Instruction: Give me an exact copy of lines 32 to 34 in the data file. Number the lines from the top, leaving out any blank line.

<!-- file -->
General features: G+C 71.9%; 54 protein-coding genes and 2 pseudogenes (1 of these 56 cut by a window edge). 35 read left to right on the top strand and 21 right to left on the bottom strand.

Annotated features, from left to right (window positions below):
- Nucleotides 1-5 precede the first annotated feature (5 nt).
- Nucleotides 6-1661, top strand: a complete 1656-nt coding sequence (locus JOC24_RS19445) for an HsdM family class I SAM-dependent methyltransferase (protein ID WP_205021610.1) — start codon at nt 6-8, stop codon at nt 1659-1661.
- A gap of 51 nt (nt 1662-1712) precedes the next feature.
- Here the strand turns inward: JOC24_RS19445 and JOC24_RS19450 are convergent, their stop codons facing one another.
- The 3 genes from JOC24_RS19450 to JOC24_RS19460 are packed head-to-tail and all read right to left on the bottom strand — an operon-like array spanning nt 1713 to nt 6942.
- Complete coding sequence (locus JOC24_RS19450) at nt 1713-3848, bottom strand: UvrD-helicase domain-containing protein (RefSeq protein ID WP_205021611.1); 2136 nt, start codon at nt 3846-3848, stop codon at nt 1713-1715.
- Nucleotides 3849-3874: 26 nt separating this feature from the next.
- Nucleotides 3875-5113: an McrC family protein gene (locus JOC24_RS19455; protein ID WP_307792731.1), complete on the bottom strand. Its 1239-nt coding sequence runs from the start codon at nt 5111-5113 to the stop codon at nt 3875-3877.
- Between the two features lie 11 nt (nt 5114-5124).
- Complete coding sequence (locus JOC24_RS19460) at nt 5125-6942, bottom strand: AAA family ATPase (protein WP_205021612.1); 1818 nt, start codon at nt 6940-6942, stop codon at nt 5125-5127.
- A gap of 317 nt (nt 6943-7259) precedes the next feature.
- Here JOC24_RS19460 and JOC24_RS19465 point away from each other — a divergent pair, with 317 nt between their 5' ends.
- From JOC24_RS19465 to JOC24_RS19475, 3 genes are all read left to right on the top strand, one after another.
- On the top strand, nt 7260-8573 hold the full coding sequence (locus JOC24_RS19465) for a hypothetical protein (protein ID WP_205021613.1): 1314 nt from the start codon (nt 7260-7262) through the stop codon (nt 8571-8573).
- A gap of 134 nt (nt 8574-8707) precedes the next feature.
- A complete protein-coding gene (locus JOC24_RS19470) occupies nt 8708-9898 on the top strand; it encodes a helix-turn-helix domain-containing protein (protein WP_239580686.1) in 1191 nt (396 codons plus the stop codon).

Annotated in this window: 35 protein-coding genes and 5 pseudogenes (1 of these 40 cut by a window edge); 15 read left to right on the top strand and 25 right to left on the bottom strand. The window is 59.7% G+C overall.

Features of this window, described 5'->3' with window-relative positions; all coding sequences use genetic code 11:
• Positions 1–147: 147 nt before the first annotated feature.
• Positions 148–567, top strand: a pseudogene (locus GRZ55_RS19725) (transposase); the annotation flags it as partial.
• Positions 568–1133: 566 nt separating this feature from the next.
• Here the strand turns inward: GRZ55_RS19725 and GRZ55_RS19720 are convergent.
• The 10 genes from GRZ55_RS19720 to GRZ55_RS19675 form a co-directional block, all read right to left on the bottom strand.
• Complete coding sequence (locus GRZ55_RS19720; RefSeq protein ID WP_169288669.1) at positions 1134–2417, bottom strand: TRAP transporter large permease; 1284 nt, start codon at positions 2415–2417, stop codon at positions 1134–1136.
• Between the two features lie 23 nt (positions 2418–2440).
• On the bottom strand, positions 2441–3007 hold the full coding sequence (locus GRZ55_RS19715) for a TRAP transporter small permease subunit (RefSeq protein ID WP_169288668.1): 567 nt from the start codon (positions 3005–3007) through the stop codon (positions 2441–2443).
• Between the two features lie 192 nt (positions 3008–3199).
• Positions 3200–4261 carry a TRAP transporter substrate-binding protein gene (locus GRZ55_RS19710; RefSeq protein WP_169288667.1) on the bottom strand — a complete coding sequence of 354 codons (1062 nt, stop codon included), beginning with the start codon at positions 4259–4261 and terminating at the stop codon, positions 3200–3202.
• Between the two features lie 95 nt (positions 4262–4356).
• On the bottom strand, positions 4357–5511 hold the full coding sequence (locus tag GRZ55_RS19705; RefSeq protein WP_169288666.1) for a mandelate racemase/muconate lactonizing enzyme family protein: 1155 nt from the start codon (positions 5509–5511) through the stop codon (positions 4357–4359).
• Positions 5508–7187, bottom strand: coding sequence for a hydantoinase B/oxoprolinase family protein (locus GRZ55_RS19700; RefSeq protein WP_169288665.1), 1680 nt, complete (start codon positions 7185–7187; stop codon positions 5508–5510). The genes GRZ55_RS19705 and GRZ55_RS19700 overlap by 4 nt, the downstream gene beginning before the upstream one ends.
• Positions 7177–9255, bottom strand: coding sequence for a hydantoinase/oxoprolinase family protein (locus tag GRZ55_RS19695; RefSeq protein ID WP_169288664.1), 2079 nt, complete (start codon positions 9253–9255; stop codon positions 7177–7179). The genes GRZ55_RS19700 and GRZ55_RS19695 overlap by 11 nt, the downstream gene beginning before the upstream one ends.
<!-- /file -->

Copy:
• On the bottom strand, positions 4357–5511 hold the full coding sequence (locus tag GRZ55_RS19705; RefSeq protein WP_169288666.1) for a mandelate racemase/muconate lactonizing enzyme family protein: 1155 nt from the start codon (positions 5509–5511) through the stop codon (positions 4357–4359).
• Positions 5508–7187, bottom strand: coding sequence for a hydantoinase B/oxoprolinase family protein (locus GRZ55_RS19700; RefSeq protein WP_169288665.1), 1680 nt, complete (start codon positions 7185–7187; stop codon positions 5508–5510). The genes GRZ55_RS19705 and GRZ55_RS19700 overlap by 4 nt, the downstream gene beginning before the upstream one ends.
• Positions 7177–9255, bottom strand: coding sequence for a hydantoinase/oxoprolinase family protein (locus tag GRZ55_RS19695; RefSeq protein ID WP_169288664.1), 2079 nt, complete (start codon positions 9253–9255; stop codon positions 7177–7179). The genes GRZ55_RS19700 and GRZ55_RS19695 overlap by 11 nt, the downstream gene beginning before the upstream one ends.